The Importance of Tea Tasting Techniques

First infusion of a Yunnan Gold
First infusion of a Yunnan Gold

The tea tasting techniques you use to try a new tea are very important. They can make the difference between “Yum!” and “Bleh!” Don’t worry, though, you don’t have to be a scientist or a certified tea taster to get more enjoyment from your tea. The steps are fairly simple and will assure that you get the most out of a mouthful.

There are certain techniques that professionals use. They involve a lot of slurping and spitting. They also often involve special steeping cups, tasting bowls, and a spittoon. You don’t have to go to such lengths. Nor, as a tea drinker looking for a tasty, relaxing cuppa, would you want to. If you did want to learn these methods, though, there are plenty of lectures and courses you can attend for a nominal charge, and even a book or two that cost a bit more, but you’ll have something you can refer back to as needed.

Here’s what you, the everyday tea drinker, can do to increase your tea flavor and aroma awareness and thus your enjoyment:

  • Take a good look at the tea leaves before steeping them. Observe the shape, color, and aroma of them. It’s all part of the tea drinking experience, just as smelling the roasted coffee beans are part of the experience of enjoying a good brew.
  • Use a thermometer to test water temperature or an electric kettle that you can set to heat the water to the right temperature.
  • Steep the tea for the right amount of time, which is tricky. If it’s your first go-round with a particular tea, use the vendor’s recommended time. Otherwise, play it by ear, steeping a short time and testing, then continuing to steep if needed until it tastes right for you.
  • Strain the tea (also called “decanting”) into another teapot or other vessel so that it doesn’t oversteep. Keep the leaves available for additional tea steepings (oolongs can go for 6 or 7 steepings, pu-erhs for 8 or 9, etc.).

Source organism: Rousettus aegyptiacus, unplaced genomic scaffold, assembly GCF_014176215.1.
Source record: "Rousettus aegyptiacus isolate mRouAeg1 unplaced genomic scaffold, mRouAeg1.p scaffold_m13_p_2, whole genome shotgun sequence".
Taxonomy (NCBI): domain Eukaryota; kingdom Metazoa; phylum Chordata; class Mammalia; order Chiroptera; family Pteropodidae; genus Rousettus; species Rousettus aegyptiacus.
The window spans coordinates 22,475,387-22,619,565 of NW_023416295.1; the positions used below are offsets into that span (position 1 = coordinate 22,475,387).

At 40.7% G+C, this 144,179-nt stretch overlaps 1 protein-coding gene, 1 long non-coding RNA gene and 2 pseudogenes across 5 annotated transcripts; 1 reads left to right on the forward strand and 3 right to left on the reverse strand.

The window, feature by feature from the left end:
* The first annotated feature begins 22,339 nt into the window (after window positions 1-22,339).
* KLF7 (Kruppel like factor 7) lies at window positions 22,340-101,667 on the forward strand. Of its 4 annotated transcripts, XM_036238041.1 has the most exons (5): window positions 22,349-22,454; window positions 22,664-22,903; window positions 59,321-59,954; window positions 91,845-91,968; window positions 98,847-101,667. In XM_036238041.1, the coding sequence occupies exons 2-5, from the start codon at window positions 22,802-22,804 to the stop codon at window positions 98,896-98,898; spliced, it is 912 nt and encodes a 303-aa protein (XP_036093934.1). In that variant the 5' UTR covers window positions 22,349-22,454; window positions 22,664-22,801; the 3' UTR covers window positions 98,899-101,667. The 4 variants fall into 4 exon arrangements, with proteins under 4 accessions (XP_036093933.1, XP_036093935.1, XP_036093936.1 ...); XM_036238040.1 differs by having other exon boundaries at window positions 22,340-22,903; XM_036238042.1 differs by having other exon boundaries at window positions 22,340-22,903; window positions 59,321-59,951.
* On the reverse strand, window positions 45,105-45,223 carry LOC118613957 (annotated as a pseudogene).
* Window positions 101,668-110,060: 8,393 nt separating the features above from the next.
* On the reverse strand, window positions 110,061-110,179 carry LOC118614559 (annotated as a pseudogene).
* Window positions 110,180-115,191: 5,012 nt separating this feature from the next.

• Pour some tea into your cup and observe the color, from almost clear to bright yellow to green, amber, reddish-brown, and very dark brown.
  • Take in the aroma by inhaling from the cup in a long, deep breath. I like to close my eyes, since it shuts off the parts of your brain processing visual information and lets the other senses have a more prominent position in that processing queue (a reason why blind people are said to have sharper hearing, smell, etc.).
  • Sip a nice mouthful and let it spread out over your tongue fully, paying attention not only to the taste but how it feels — yes, “feels” — in your mouth. From smooth and buttery to thin and watery, how the tea feels is part of your tea tasting experience.
  • Swallow smoothly and wait before taking another mouthful. Maybe even close your eyes again to let your brain focus on the tastes forming in your mouth now that the tea is not there. These are called “aftertastes.” It’s sort of like those color reversals you see if you stare at something long enough. For example, blue is the color wheel opposite of orange, so if you stare at a blue object and then look away suddenly, you will see the same shape but in orange. Aftertaste isn’t exactly like this, but it is a reaction of your tastebuds after being stimulated by the tea.
  • The final step is to pay attention to how you feel after drinking the tea. Do you feel stimulated, calmed, jittery, soothed?

See, wasn’t that easy? Try it out on a tea that you’ve been drinking for years. You may just find that you are now experiencing it anew, discerning aromas and flavors that have been there all the time but have gone unnoticed. Gulp!

© Online Stores, Inc., and The English Tea Store Blog, 2009-2014. Unauthorized use and/or duplication of this material without express and written permission from this article’s author and/or the blog’s owner is strictly prohibited. Excerpts and links may be used, provided that full and clear credit is given to Online Stores, Inc., and The English Tea Store Blog with appropriate and specific direction to the original content.

2 thoughts on “The Importance of Tea Tasting Techniques

  1. Pingback: The Real Meaning of “Blind Tea Tasting” « Tea Blog

  2. Pingback: The “Slurpability” Factor of Your Tea « Tea Blog

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